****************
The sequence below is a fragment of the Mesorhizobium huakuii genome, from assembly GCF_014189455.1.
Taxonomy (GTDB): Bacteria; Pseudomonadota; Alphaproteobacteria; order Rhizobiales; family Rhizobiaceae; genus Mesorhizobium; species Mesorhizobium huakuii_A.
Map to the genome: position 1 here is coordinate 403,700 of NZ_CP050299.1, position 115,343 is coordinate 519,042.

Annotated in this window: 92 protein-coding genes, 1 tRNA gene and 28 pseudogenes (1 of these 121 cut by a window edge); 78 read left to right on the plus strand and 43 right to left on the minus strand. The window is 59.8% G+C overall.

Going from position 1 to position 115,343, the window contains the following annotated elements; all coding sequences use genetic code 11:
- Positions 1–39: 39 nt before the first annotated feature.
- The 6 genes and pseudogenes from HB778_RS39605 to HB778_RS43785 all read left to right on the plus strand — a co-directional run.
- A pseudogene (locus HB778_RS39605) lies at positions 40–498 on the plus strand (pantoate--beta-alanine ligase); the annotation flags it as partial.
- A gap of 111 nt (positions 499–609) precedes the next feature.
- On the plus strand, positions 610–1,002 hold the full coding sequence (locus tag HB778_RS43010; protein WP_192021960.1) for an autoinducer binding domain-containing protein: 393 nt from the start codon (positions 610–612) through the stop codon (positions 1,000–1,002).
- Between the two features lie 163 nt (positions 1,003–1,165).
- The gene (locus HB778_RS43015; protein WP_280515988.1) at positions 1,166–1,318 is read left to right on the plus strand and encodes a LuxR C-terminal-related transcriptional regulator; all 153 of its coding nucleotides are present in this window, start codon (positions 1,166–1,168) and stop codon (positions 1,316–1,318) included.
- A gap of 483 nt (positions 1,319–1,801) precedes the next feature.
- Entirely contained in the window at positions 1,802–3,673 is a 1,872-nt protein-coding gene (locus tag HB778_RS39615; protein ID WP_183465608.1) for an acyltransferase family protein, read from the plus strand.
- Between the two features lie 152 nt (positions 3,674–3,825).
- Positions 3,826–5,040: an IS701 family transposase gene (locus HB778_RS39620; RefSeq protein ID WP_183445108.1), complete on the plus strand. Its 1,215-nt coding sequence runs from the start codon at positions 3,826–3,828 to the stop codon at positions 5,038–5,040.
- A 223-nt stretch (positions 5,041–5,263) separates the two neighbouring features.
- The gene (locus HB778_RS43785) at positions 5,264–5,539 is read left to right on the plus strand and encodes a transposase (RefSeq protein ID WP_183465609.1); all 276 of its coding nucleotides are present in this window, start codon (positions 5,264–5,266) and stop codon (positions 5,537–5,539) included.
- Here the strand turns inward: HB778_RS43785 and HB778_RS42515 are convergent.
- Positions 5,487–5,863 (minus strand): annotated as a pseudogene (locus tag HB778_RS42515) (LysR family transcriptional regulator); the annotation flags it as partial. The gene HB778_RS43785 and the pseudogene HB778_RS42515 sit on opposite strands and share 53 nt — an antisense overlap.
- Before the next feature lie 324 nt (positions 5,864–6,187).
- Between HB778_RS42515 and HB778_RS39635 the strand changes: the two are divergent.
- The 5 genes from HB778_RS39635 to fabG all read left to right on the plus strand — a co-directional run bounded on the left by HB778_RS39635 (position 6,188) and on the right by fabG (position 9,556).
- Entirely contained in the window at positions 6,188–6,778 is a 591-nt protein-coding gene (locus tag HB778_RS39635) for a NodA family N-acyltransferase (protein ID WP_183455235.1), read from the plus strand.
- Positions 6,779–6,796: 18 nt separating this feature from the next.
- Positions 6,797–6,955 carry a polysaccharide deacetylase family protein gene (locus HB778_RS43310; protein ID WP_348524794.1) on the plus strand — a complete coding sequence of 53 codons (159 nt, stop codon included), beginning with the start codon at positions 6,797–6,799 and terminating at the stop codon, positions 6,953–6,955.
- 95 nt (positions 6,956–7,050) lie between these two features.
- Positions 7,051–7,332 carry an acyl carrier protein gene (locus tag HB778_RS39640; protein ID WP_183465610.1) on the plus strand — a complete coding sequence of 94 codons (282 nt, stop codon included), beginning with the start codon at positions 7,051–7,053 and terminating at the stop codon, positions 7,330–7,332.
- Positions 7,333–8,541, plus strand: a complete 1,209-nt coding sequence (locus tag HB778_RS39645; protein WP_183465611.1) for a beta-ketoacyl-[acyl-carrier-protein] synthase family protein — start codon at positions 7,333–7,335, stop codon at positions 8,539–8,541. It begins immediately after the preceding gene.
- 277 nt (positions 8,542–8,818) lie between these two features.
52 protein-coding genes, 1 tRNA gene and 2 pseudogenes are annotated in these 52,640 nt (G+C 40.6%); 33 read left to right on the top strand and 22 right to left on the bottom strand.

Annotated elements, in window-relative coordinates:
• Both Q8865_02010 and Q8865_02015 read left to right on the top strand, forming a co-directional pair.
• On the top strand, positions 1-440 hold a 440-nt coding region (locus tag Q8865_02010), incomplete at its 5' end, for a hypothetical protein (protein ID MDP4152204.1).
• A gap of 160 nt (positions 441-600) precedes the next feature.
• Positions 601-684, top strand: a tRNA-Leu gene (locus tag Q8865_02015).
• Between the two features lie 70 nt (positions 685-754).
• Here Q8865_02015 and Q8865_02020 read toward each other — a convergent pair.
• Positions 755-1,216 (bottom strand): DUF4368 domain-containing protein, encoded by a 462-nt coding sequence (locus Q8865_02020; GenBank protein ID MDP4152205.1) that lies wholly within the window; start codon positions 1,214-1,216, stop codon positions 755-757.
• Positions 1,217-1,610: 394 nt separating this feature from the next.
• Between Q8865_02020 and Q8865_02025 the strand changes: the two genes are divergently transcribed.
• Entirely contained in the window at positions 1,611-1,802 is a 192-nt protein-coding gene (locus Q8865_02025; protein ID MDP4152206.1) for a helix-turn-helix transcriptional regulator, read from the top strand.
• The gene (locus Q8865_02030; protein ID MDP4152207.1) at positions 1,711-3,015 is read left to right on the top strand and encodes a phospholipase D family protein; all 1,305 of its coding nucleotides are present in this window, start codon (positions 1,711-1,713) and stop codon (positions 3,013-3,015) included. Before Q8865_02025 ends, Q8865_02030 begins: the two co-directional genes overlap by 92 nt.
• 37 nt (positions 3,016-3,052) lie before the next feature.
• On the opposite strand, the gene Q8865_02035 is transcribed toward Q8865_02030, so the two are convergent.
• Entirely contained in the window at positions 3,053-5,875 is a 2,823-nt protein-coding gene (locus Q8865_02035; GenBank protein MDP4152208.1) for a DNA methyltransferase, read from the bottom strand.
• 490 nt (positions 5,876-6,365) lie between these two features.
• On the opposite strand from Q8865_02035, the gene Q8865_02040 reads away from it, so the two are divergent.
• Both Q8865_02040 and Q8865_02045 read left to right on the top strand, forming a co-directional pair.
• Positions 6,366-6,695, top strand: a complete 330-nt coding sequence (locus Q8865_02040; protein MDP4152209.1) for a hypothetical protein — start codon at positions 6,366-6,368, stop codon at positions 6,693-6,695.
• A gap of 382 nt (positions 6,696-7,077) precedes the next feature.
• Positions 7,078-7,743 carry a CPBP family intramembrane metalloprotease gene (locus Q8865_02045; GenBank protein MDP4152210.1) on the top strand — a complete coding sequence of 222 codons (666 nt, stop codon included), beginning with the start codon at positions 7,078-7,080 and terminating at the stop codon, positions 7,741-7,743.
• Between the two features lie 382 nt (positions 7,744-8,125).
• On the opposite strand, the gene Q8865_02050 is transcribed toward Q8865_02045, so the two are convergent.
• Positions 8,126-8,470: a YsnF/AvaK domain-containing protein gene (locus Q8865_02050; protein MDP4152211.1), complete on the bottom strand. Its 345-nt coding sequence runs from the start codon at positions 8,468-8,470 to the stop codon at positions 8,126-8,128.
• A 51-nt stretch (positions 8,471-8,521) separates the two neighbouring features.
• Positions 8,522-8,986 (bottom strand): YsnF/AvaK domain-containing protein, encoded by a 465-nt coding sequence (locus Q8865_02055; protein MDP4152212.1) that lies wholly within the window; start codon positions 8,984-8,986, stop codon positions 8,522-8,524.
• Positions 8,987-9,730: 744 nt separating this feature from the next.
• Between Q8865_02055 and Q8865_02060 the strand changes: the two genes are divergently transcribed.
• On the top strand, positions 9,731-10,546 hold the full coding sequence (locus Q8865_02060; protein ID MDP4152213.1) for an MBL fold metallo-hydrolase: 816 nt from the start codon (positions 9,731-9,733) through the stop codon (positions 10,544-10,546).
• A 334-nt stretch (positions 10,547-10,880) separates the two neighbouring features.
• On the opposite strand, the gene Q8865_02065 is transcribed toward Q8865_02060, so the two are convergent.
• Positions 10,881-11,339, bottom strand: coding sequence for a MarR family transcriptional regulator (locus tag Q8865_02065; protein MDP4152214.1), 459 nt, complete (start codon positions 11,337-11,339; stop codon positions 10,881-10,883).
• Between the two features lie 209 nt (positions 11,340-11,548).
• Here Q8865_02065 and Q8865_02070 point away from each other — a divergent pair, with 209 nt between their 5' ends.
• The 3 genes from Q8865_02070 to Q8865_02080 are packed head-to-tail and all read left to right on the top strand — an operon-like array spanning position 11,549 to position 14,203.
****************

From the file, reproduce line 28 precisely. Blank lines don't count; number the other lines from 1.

- Positions 7,051–7,332 carry an acyl carrier protein gene (locus tag HB778_RS39640; protein ID WP_183465610.1) on the plus strand — a complete coding sequence of 94 codons (282 nt, stop codon included), beginning with the start codon at positions 7,051–7,053 and terminating at the stop codon, positions 7,330–7,332.